Census director explains that when temporary workers' "work is complete," they go "into an inactive status" and "may be reactivated if there is more work," but this "reactivation" is not counted as "a rehire." In his letter, Groves goes on to explain: "We train and hire temporary workers for various operations, most significantly Non-Response Follow-Up, to complete work assignments. When the work is complete, the temporary worker goes into an inactive status. They may be reactivated if there is more work to do, or for another subsequent operation. At no time do we count a reactivation from non-working status as a 'rehire.' "
FactCheck: Crudele wrong on "the way jobs figures are gathered. ... Anyone who had been hired, fired and re-hired would still be reported just once." In a May 28 post, FactCheck.org wrote that "Census denies that what Crudele described is actually happening. And we can report that even if it is happening, it would not have any effect on jobs figures reported by the BLS. Crudele misunderstands -- or at least, did not report accurately -- the way jobs figures are gathered." From FactCheck:
[T]he jobs figures that the Bureau of Labor Statistics reports each month are not based on any count of "new jobs" or new hires. Rather, the BLS gets payroll figures on how many persons are actually being paid at the time of its monthly survey. What reporters and economists commonly refer to as job growth or job losses reflect the net change from month to month, not any tally of those hired or fired (or retired or deceased, for that matter). Anyone who had been hired, fired and re-hired would still be reported just once, no matter how many times they may have been on or off the payroll before the reporting period.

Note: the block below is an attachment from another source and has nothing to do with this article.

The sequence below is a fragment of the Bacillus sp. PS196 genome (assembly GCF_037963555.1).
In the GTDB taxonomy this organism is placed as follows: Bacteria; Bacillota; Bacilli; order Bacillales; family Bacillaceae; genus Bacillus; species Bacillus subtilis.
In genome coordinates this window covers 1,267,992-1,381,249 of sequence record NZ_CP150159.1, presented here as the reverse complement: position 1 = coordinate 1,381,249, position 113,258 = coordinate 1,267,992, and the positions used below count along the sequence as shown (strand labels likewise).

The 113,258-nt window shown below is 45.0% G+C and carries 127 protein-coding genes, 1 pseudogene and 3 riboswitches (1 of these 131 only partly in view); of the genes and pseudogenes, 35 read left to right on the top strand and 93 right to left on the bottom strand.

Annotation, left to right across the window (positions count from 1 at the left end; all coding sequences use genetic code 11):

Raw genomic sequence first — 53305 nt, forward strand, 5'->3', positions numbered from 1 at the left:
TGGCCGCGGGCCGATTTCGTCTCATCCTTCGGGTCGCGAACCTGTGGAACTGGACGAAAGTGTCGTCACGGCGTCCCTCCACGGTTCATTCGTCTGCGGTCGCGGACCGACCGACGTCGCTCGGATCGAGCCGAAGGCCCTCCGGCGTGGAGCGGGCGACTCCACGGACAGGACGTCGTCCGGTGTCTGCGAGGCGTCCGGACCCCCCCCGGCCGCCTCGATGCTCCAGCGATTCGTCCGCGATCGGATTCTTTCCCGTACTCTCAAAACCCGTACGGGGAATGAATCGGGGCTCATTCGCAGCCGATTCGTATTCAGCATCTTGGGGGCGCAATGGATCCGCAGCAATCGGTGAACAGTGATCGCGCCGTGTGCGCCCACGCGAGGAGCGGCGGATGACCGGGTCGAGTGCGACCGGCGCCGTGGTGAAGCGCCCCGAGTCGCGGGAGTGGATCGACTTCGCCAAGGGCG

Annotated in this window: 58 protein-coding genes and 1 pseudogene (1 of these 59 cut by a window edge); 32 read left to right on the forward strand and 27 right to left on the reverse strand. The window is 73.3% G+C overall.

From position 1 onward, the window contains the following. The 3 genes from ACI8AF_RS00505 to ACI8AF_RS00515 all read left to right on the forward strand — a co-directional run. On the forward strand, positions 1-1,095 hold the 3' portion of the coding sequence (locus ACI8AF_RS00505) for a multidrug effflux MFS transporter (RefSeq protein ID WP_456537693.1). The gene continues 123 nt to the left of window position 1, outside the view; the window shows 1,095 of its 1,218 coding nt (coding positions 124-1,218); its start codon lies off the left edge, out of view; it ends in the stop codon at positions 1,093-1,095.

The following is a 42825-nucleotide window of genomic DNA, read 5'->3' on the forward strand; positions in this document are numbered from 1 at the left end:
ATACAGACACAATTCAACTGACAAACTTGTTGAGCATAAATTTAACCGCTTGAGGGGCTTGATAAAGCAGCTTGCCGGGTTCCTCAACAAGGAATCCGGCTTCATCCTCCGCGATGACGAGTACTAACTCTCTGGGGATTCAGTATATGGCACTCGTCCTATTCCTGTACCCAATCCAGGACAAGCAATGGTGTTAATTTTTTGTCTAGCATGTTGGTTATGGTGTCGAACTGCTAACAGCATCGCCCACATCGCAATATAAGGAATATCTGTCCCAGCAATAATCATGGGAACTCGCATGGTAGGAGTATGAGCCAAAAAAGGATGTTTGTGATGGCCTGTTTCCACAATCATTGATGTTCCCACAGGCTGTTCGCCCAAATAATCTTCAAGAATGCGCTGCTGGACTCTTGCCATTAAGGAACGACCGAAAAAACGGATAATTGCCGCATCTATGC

Groves: Crudele's accusation about Census jobs reporting is "simply inaccurate." In his May 25 letter, Groves called Crudele's accusation that Census is artificially boosting employment figures "simply inaccurate," writing that "[i]t is simply not possible for the Census Bureau to engage in the manipulation of data to artificially inflate the employment report of the BLS in the manner alleged by" Crudele. Groves further explained:
The Census Bureau reports to the Department of Labor and on our public Web site the number of people paid for work during a given week. We do not report the number of jobs. The Census Bureau reports the total number of unduplicated temporary 2010 census workers that earned any pay during a specific weekly pay period. Temporary workers earning any pay during the week are counted only once. The Bureau of Labor Statistics (BLS) measures changes in employment levels -- not the actual level itself -- and looks only at the week that includes the 12th day of the month. It is simply not possible for the Census Bureau to engage in the manipulation of data to artificially inflate the employment report of the BLS in the manner alleged by this news column.
- Census 2010